Nationals Member for Eastern Victoria Melina Bath has branded the state’s timber transition plan “bogus and insulting”, pointing to new plantations at Maryvale as evidence the government has “walked away” from hardwood altogether.
Speaking from the former HVP plantation on Derham’s Lane, Ms Bath said the government’s move to plant 250 hectares of blue gum in 2020 for use as a transition timber was “shambolic” and not fit for use in the hardwood industry.
“What we’re seeing is Daniel Andrews’ native timber transition is just a sham,” she said.
“The government has acknowledged that there is only 250 hectares this year being planted and it’s being planted in blue gum – a pulp species.
“Blue gum is not a transition timber. There are no new species in the ground and there is no transition happening.”
In November, Daniel Andrews announced native forest logging would be phased out by 2030 and the industry transitioned exclusively to plantation-based supply. According to the VicForests website, plantation blue gums – such as those planted at Maryvale – are predominantly harvested for “paper-based products such as high quality paper, packaging … and firewood”.
“Since Labor’s $110 million announcement in 2017 to establish plantations, not one new hectare of land has been planted or an additional hardwood tree put in the ground,” Ms Bath said.
“Daniel Andrews is walking away from his commitment in relation to changing and transitioning to plantation native timber.
“(The government) is telling whoppers in terms of transitioning to native timber, it isn’t transitioning to native timber and it’s just all show and no commitment.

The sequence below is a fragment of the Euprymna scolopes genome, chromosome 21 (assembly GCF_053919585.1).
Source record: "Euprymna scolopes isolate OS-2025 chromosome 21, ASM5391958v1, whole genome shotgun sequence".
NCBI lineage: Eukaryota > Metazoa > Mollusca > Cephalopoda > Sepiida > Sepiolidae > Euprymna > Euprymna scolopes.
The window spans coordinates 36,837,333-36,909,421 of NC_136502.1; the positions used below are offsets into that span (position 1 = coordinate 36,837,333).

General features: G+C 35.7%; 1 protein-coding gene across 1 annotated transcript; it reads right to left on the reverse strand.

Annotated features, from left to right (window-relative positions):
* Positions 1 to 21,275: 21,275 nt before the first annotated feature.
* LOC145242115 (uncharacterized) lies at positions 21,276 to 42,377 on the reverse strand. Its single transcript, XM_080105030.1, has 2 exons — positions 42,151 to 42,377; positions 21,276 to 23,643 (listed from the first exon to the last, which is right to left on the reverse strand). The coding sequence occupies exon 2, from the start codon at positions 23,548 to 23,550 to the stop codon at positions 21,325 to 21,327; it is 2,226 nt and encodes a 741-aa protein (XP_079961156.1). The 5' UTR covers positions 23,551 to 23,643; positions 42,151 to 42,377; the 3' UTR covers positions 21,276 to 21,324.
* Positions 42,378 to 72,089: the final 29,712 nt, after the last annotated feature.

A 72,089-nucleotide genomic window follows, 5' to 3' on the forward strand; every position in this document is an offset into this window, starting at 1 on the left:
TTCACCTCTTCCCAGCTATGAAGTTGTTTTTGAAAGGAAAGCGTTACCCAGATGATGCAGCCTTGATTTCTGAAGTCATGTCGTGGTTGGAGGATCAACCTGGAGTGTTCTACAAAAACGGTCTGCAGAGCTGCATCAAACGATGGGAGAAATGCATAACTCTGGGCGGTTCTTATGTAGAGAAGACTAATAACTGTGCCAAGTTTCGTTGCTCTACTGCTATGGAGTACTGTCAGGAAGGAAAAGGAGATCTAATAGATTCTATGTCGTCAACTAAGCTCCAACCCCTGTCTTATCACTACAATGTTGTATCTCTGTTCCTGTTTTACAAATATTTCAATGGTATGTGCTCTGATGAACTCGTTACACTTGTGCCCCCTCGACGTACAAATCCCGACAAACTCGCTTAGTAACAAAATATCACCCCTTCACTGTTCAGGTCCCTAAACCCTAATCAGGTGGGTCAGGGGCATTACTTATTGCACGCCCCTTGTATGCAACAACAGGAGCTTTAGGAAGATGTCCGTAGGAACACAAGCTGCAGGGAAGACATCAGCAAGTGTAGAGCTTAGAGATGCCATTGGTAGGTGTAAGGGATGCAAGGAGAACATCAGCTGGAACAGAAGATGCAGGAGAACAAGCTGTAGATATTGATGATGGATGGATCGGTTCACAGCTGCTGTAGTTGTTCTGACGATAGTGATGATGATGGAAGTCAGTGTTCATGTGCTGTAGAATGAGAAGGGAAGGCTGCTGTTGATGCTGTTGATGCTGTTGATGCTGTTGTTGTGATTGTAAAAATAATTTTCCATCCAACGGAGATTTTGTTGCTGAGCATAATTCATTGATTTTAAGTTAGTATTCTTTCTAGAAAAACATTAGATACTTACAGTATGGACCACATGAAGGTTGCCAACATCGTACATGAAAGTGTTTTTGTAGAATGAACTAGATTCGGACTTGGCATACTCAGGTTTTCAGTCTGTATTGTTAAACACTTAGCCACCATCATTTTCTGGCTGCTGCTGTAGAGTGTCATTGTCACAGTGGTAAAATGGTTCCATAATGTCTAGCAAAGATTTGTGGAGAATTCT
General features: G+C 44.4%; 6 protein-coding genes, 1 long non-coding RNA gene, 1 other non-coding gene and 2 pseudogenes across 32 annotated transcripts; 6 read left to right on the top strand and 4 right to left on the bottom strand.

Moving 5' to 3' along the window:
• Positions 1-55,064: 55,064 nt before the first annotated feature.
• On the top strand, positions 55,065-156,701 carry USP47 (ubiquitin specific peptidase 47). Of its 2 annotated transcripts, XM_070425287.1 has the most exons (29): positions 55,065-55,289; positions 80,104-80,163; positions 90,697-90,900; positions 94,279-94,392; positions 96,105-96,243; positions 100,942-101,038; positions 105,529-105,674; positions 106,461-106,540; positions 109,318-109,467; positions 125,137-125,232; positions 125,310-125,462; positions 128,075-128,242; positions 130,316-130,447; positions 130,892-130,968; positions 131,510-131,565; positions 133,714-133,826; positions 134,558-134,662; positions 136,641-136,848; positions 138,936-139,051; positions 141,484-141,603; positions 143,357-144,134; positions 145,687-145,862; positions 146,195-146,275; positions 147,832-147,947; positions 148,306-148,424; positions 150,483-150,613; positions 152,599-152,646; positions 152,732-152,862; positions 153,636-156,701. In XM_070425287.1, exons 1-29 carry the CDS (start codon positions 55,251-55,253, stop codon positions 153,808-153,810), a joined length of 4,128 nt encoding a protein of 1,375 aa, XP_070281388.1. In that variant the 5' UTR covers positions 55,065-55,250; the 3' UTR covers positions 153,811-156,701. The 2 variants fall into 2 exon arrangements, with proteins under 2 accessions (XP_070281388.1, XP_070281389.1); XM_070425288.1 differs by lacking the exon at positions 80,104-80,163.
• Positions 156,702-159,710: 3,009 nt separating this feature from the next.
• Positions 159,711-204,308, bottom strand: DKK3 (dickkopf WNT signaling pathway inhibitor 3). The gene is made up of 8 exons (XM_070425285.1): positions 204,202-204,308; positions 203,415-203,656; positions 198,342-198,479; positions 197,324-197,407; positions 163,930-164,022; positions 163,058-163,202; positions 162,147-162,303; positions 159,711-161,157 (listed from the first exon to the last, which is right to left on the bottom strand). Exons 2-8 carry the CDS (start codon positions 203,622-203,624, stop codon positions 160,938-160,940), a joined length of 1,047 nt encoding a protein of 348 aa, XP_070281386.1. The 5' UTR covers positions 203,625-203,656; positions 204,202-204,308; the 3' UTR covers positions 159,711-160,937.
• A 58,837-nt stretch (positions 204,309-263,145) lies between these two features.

“Our native timber industry is sustainable, it has longevity, and it is highly needed in these very stressful times when every job is critical.
“What we’re calling for is for the government to reverse it’s decision to commit to a long-term, sustainable timber industry where jobs and quality hardwood timber is available ongoing.”
Victorian Hardwood Sawmillers Association spokesman Leonard Fenning, who also owns Fenning Timber Bairnsdale, said under the current transition plan the industry would be “deprived of resources”.
“How can they deliver when they haven’t got the tress in the ground?” Mr Fenning said.
“The timber industry is delivering some beautiful products to our nation … but that type of wood you’re not going to get out of certain plantations, and certainly not the plantations (blue gum) we’re talking about.
“Why don’t we reverse the decision, keep on with the job, look after our forest and – like a lot of other nations – have a sustainable timber industry that’s ongoing?
“The resource is out there, why aren’t we out there looking after it and promoting it as a nation, and as a government? It’s a sad, sad decision.”